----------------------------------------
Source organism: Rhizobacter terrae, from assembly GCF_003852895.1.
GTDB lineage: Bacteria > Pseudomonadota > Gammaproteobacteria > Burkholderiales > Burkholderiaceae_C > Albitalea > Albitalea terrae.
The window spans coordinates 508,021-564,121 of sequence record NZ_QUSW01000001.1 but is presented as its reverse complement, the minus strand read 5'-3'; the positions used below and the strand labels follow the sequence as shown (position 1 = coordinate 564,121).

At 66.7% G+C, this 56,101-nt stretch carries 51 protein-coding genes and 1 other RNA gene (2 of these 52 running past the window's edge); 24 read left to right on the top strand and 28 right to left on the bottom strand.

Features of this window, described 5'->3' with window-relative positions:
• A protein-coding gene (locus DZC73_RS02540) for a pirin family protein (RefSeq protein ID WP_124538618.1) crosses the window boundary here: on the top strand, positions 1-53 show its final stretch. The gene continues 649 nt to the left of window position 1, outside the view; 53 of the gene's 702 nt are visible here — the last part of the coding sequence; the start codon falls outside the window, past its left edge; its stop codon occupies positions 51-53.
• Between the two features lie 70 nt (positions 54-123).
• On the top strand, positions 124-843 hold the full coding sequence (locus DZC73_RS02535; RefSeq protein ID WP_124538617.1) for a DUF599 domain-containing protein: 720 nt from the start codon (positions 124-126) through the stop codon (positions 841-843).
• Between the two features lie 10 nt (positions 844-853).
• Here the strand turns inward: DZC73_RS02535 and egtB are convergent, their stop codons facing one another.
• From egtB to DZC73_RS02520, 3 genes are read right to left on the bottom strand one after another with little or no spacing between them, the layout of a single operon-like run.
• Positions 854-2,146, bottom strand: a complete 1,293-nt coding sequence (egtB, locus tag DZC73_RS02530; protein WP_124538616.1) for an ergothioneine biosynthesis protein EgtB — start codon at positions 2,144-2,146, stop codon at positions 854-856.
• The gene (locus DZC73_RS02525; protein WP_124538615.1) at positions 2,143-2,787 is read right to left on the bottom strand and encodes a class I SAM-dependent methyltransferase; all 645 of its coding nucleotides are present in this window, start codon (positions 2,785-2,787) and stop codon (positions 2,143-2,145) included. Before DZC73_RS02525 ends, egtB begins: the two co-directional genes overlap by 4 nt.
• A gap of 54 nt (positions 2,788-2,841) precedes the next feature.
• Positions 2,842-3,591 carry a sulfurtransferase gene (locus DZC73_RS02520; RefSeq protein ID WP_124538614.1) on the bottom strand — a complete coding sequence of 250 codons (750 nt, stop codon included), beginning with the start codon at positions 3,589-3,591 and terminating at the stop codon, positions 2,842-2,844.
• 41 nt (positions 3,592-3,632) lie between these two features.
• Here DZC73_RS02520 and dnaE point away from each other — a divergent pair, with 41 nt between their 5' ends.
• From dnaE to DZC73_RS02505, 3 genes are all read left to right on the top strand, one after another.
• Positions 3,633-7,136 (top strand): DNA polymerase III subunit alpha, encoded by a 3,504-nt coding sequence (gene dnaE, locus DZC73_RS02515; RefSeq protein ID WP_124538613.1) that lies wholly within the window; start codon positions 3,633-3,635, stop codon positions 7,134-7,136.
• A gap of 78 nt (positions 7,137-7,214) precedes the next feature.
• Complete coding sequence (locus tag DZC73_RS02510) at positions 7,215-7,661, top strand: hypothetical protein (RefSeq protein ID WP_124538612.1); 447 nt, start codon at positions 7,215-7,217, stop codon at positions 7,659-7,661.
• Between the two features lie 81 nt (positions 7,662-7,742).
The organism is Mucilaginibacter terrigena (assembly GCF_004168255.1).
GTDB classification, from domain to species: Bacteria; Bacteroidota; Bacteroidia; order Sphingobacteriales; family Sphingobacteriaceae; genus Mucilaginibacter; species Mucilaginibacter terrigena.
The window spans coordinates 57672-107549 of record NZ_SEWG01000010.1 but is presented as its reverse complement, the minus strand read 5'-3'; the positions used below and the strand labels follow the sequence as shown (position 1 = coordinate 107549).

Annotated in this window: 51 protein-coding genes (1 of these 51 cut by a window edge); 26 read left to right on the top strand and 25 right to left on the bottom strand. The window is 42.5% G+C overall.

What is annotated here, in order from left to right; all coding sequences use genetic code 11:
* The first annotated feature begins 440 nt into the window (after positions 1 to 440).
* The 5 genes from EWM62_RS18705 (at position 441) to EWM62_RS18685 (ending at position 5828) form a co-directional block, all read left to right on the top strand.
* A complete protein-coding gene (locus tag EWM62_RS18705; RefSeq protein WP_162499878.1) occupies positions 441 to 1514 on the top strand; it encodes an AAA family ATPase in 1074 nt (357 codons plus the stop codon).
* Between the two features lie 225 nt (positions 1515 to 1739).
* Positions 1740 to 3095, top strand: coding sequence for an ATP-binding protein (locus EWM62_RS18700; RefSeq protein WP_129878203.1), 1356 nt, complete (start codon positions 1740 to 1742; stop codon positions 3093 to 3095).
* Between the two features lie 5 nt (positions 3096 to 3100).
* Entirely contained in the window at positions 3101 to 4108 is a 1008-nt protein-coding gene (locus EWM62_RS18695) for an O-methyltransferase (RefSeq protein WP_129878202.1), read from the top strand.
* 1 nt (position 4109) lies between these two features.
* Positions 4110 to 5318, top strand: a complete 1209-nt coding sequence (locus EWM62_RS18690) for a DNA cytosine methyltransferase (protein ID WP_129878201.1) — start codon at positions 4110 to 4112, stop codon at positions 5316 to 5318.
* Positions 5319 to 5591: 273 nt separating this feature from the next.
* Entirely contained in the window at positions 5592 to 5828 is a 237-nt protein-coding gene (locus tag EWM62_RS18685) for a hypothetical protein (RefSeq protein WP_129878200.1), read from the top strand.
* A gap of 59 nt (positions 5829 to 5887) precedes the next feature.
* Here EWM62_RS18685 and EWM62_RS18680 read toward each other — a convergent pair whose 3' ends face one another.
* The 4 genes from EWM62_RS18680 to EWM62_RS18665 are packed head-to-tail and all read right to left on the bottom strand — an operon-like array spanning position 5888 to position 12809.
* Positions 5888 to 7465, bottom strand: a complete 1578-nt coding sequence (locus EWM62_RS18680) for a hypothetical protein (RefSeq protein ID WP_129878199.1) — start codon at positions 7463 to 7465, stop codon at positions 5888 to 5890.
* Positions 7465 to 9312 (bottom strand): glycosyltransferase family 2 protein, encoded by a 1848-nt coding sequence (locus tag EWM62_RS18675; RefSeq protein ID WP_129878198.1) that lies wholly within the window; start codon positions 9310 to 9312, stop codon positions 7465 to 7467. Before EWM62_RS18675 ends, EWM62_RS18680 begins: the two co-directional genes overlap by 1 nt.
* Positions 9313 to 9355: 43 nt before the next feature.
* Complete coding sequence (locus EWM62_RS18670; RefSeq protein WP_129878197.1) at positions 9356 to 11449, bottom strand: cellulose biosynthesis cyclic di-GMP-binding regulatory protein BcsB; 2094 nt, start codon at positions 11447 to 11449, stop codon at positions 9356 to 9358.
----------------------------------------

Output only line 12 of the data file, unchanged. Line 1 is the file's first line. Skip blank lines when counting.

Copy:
• Positions 854-2,146, bottom strand: a complete 1,293-nt coding sequence (egtB, locus tag DZC73_RS02530; protein WP_124538616.1) for an ergothioneine biosynthesis protein EgtB — start codon at positions 2,144-2,146, stop codon at positions 854-856.